Editorial: Beware of tackle football for young children

SHARE Editorial: Beware of tackle football for young children

Quarterback Jay Cutler (6) and his Chicago Bears teammates open the season Sunday against the Houston Texans. File photo by Jeff Haynes, AP.

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NFL players no longer can plead ignorance. That goes for college players and parents of youth football players, too.

Head injuries are an inherent risk in football. Sure, you can say that about other sports. But football is about hitting and tackling as much as it is about touchdown runs. The possibility of sustaining a blow to the head cannot be ignored.

Heading into season openers this week, every NFL player knows of the risks associated with head trauma, and so does every reasonably informed parent. Players from previous generations may not have understood the dangers, but no player today can say the same. The pros play this entertaining, yet violent game at their own risk. Parents who sign up their kids for youth leagues assume the possibility of injuries on their sons’ (and daughters’) behalf.

But at a minimum, we would say, children should not play tackle football until they are teenagers, when they are arguably old enough to make an informed decision about whether they want to be tackled — or to tackle somebody else. Until then, kids should play flag football.


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By now we know not to take the NFL’s word on safety. The league has a much deserved bad rap for playing down the game’s dangers for years. In the spring, when the NFL’s senior vice president for health and safety, Jeff Miller, conceded to U.S. Rep. Jan Schakowsky, D-Illinois, in a round-table discussion that yes, there is a link between concussions and chronic traumatic encephalopathy, it was considered a breakthrough.

The NFL settled with former players who sued over head injuries and so far the courts have upheld the agreement. It is estimated to be worth $1 billion and covers claims for chronic traumatic encephalopathy, known as CTE, and other neurological conditions such as Alzheimer’s and Parkinson’s.

On its website, the Mayo Clinic says CTE is still not well understood. Scientists surmise that repetitive head trauma likely causes this wasting away of the brain. It is diagnosed during autopsies of deceased individuals and has been found postmortem in dozens of former football players.

Not every football player who suffers head trauma will suffer from CTE, Alzheimer’s or Parkinson’s. There is much work ahead for those studying varying short-term and long-term effects of head injuries to athletes.

But the information that’s out there should make every professional and college football player think hard about their sport. This year and last, two NFL players in their 20s, A.J. Tarpley and Chris Borland, walked away because of concerns related to head injuries.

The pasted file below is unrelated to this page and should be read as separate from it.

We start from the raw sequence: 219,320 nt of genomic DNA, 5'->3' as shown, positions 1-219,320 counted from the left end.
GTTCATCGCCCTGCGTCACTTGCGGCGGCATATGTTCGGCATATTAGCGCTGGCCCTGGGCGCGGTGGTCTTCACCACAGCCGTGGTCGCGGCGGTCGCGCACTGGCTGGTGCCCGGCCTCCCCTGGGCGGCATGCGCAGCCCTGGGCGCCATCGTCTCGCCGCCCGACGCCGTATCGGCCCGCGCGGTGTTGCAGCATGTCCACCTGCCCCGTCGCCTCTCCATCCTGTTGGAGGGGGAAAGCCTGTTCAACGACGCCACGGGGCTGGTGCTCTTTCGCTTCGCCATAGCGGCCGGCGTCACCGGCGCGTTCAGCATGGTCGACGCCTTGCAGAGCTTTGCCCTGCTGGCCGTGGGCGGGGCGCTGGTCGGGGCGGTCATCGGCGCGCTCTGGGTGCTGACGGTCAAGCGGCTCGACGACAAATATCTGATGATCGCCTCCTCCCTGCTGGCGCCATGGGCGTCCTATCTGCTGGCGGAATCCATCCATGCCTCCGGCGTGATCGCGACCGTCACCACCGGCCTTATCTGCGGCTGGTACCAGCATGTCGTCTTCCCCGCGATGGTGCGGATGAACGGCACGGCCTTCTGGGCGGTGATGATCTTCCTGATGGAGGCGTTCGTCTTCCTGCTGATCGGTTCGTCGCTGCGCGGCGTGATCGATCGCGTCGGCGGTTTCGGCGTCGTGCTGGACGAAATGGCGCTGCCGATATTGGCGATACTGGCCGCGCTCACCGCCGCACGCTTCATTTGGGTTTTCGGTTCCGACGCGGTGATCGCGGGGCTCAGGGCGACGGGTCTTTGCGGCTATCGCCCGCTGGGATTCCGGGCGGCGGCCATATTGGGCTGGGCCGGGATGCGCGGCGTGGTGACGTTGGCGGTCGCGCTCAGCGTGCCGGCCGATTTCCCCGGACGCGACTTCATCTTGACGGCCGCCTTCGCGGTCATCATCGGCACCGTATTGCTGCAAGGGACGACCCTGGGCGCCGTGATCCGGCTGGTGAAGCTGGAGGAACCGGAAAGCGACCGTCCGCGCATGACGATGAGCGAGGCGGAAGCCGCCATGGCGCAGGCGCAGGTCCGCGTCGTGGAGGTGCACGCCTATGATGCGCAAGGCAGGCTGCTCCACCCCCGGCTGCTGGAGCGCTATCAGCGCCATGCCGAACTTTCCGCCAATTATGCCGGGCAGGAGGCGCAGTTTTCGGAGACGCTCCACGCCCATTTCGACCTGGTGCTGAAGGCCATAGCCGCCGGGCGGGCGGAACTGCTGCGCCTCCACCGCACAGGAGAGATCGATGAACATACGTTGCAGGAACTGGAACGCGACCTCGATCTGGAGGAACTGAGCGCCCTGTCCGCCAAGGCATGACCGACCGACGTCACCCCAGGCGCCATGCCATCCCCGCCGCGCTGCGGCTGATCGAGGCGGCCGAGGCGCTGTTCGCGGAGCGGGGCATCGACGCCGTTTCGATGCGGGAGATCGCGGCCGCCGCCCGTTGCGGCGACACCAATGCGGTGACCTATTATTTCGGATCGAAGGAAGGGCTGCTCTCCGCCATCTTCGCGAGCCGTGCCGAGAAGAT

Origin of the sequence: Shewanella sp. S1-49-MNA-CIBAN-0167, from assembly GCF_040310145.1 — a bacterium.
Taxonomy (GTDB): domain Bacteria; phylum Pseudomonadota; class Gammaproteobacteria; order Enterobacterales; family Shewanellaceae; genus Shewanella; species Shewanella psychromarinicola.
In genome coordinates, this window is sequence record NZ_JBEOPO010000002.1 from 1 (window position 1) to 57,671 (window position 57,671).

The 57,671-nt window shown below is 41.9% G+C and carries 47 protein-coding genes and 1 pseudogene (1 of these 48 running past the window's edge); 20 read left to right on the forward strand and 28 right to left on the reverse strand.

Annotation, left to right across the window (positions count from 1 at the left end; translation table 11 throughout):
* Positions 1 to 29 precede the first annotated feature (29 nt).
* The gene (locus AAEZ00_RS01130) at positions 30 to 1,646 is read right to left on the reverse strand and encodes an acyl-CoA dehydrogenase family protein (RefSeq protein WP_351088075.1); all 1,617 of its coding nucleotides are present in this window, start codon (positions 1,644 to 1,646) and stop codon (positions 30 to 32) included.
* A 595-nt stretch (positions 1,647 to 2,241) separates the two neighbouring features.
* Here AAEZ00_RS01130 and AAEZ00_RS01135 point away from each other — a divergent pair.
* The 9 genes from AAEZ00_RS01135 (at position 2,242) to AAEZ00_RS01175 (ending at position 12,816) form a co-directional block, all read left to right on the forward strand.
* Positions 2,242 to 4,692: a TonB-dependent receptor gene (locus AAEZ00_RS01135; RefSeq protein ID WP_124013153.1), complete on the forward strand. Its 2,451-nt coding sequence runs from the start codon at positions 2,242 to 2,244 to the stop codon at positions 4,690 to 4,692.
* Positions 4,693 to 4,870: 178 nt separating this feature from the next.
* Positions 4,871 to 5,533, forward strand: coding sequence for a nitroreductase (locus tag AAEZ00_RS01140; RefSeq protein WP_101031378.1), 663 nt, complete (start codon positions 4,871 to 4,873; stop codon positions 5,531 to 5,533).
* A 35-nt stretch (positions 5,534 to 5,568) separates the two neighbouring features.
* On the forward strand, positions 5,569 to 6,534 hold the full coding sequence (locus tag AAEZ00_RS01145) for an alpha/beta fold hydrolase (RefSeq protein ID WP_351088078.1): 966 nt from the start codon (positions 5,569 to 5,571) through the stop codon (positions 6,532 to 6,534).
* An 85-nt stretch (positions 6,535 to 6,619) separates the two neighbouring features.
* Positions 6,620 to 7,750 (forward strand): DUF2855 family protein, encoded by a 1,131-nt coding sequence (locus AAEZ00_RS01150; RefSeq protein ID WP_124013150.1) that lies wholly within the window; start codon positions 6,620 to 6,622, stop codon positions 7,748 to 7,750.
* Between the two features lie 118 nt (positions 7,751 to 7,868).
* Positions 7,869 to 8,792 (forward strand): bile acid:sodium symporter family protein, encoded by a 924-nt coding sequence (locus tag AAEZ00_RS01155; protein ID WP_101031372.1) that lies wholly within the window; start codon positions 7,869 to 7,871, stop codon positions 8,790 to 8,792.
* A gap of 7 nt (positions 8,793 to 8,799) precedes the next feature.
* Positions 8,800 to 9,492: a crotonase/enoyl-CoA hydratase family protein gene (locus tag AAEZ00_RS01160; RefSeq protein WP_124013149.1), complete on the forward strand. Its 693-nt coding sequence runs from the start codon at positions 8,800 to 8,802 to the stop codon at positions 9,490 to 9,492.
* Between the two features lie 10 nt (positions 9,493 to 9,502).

Scrutiny usually reserved for the NFL and colleges is now cascading to youth and high school teams. Amid mounting concerns about safety, lawsuits and declining enrollment, Pop Warner, the largest youth league in the U.S., this year eliminated kickoffs in games for players between the ages of 5 and 10. It also has reduced contact time in practices.

Last week, a class-action complaint was filed against Pop Warner in California that alleges the organization made misleading claims about safety. Two mothers, whose young-adult sons were diagnosed with CTE after their deaths, brought the suit. Their sons did not play in college or the NFL but on Pop Warner and high school teams.

In July, the New York Times reported that statistics about a reduction in injuries credited to the Heads Up Football program, and promoted by the NFL, were unfounded. Heads Up teaches youth coaches about safety and proper tackling and blocking. The NFL and USA Football, which governs youth football, cited preliminary data to tout a 76-percent reduction in injuries and roughly a 30-percent reduction in concussions. In reality, the Times reported, “the program showed no demonstrable effect on concussions during the study.” Researchers took the blame for providing incomplete data.

So what should parents do? Find out if athletic trainers and physicians are on the sidelines of practices and games. That is a first step in making an informed decision about letting your child play. Some schools, but not all, employ medical personnel. Find out, too, about the program’s protocol for concussion testing and whether baseline tests are done.

Last fall, a judge dismissed a class-action lawsuit against the Illinois High School Association that pushed for these measures. He said that players and their families assume some risk when they sign up.

We couldn’t get an answer last fall from an NFL official and Bears Chairman George H. McCaskey about the appropriate age to begin playing tackle football. Earlier this year, when asked at a news conference whether it was safe for young people to play, NFL Commissioner Roger Goodell said, “There’s risk in life. There’s risk in sitting on the couch.”

Now imagine you’re on the couch and someone abruptly tackles you to the ground. It’s safe to say the risk of a head injury goes up dramatically.

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